Media Advisory, February 20, 2020
Ryan Beam, Center for Biological Diversity, (928) 853-9929, firstname.lastname@example.org
Utah Coalition to Protest Misuse of Public Money on Fossil Fuel Projects
SALT LAKE CITY― Community advocates will demonstrate Friday outside the Seven County Infrastructure Coalition board meeting to protest the misuse of public funds on fossil fuel projects. Members of the Utah Clean Infrastructure Coalition will also speak at the board meeting.
The Permanent Community Impact Board has awarded the Seven County coalition more than $34 million for projects to benefit the oil and gas industry, including a new oil-train railway, a highway to transport oil and tar sands and multiple transportation studies. Laws require that these funds go toward projects that help communities deal with the effects of mineral development on federal public lands.
What: News conference and demonstration during Seven County Infrastructure Coalition board meeting to oppose misspending public funds on fossil fuel infrastructure
When: Friday, Feb. 21. Board meeting at 1 p.m., news conference at 2 p.m.
Where: Utah Department of Workforce Services building, 1385 South State St., Salt Lake City, Utah, 84115
Who: Members of the Utah Clean Infrastructure Coalition, representing the Center for Biological Diversity, Utah Chapter of the Sierra Club, Utah Physicians for a Healthy Environment, Fridays For Future Utah and Argyle Wilderness Preservation Alliance.
State and federal laws require that the federal mineral royalties administered by the Community Impact Board go toward hospitals, road repair and other public projects in rural communities hardest hit by mineral development on federal public lands.
From 2014 to 2019, nearly all of the Seven County Infrastructure Coalition’s funding came from the Community Impact Board, according to state budgets. But after spending $17.3 million of public money, the Seven County coalition has completed few projects of public value.
Since 2012 the Community Impact Board has also issued $53.8 million to the Uintah Transportation Special Services District, mostly for road projects, including Seep Ridge Road, that benefit fossil fuel producers. The board also set aside $53 million for a proposed coal export facility in California or Mexico.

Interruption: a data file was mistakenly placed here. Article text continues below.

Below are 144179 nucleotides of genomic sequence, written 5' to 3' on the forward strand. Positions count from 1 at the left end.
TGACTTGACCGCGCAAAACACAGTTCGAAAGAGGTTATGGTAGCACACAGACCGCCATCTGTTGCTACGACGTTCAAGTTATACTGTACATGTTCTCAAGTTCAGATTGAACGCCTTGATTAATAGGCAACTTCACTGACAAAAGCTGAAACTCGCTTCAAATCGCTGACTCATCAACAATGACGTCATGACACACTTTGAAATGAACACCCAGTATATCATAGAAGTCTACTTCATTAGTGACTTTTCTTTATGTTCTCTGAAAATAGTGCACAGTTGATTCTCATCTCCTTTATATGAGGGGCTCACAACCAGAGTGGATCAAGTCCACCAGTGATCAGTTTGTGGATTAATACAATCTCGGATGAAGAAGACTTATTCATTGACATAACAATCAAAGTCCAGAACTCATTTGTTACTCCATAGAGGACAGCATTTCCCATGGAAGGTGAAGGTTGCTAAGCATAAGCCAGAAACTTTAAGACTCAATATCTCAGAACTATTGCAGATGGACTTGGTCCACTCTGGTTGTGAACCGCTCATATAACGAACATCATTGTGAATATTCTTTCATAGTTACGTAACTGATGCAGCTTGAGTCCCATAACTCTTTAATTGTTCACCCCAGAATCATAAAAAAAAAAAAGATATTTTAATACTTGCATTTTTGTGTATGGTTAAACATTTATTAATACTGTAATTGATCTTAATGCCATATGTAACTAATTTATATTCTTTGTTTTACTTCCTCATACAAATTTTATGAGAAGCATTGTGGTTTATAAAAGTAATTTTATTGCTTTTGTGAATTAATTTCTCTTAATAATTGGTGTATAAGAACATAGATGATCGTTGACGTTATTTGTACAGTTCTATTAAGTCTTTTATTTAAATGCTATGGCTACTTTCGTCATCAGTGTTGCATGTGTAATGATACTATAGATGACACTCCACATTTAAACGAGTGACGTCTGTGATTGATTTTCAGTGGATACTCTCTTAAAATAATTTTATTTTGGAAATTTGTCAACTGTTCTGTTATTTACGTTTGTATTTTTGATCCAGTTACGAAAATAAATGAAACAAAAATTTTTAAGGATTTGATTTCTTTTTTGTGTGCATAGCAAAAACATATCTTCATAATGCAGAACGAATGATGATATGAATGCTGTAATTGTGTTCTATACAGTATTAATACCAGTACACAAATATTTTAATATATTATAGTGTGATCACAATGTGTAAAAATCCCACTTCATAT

The Center for Biological Diversity is a national, nonprofit conservation organization with more than 1.7 million members and online activists dedicated to the protection of endangered species and wild places.
Argyle Wilderness Preservation Alliance is a group of private property owners in an off-grid community in Argyle Canyon. We are deeply concerned with protecting the environment, flora and fauna, landowner’s rights, and landowner safety from the effects and influences of corrupt government officials and entities, specifically the Seven County Infrastructure Coalition.
Fridays For Future is an international movement of youth activists that strike from school on Fridays to pressure local, state, and national governments to take action regarding climate change in time to keep our planet under 1.5C of warming.
Utah Physicians for a Healthy Environment is dedicated to protecting the health and well-being of the citizens of Utah by promoting science-based health education and interventions that result in progressive and measurable improvements to the environment and our health.
The Utah Sierra Club is a grassroots volunteer organization that advocates for protection of the environment, development of renewable energy, and respect for principles of social equity, inclusion, and justice.